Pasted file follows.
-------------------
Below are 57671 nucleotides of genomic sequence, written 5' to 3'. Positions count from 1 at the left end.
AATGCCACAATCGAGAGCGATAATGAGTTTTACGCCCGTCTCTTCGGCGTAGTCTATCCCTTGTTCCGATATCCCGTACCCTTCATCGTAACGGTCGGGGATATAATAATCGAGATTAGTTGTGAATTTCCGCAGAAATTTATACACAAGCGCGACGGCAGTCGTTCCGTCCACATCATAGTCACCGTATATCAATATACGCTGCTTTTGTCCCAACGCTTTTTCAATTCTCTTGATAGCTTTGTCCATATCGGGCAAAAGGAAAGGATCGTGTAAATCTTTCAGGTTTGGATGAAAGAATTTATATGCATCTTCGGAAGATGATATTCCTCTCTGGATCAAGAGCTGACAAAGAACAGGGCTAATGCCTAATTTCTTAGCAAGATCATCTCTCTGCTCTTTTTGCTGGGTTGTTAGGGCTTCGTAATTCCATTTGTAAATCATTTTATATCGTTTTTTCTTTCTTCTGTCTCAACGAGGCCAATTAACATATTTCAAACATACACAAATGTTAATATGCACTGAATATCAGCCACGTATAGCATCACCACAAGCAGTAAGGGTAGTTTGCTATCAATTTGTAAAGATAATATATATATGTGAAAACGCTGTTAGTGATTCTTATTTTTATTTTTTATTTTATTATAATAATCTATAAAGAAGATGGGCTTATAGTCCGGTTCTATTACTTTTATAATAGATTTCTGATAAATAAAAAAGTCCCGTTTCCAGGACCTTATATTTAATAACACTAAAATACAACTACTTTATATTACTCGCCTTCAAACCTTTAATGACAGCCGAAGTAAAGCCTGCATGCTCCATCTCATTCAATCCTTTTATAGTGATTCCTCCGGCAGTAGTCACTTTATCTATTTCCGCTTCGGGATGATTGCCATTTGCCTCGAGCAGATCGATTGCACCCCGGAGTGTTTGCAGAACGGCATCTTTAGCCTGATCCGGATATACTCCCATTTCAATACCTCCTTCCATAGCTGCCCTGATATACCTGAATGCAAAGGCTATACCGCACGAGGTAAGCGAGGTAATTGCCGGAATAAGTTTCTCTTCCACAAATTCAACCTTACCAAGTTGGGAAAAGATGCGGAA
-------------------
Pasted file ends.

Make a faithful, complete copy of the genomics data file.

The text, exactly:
Below are 57671 nucleotides of genomic sequence, written 5' to 3'. Positions count from 1 at the left end.
AATGCCACAATCGAGAGCGATAATGAGTTTTACGCCCGTCTCTTCGGCGTAGTCTATCCCTTGTTCCGATATCCCGTACCCTTCATCGTAACGGTCGGGGATATAATAATCGAGATTAGTTGTGAATTTCCGCAGAAATTTATACACAAGCGCGACGGCAGTCGTTCCGTCCACATCATAGTCACCGTATATCAATATACGCTGCTTTTGTCCCAACGCTTTTTCAATTCTCTTGATAGCTTTGTCCATATCGGGCAAAAGGAAAGGATCGTGTAAATCTTTCAGGTTTGGATGAAAGAATTTATATGCATCTTCGGAAGATGATATTCCTCTCTGGATCAAGAGCTGACAAAGAACAGGGCTAATGCCTAATTTCTTAGCAAGATCATCTCTCTGCTCTTTTTGCTGGGTTGTTAGGGCTTCGTAATTCCATTTGTAAATCATTTTATATCGTTTTTTCTTTCTTCTGTCTCAACGAGGCCAATTAACATATTTCAAACATACACAAATGTTAATATGCACTGAATATCAGCCACGTATAGCATCACCACAAGCAGTAAGGGTAGTTTGCTATCAATTTGTAAAGATAATATATATATGTGAAAACGCTGTTAGTGATTCTTATTTTTATTTTTTATTTTATTATAATAATCTATAAAGAAGATGGGCTTATAGTCCGGTTCTATTACTTTTATAATAGATTTCTGATAAATAAAAAAGTCCCGTTTCCAGGACCTTATATTTAATAACACTAAAATACAACTACTTTATATTACTCGCCTTCAAACCTTTAATGACAGCCGAAGTAAAGCCTGCATGCTCCATCTCATTCAATCCTTTTATAGTGATTCCTCCGGCAGTAGTCACTTTATCTATTTCCGCTTCGGGATGATTGCCATTTGCCTCGAGCAGATCGATTGCACCCCGGAGTGTTTGCAGAACGGCATCTTTAGCCTGATCCGGATATACTCCCATTTCAATACCTCCTTCCATAGCTGCCCTGATATACCTGAATGCAAAGGCTATACCGCACGAGGTAAGCGAGGTAATTGCCGGAATAAGTTTCTCTTCCACAAATTCAACCTTACCAAGTTGGGAAAAGATGCGGAA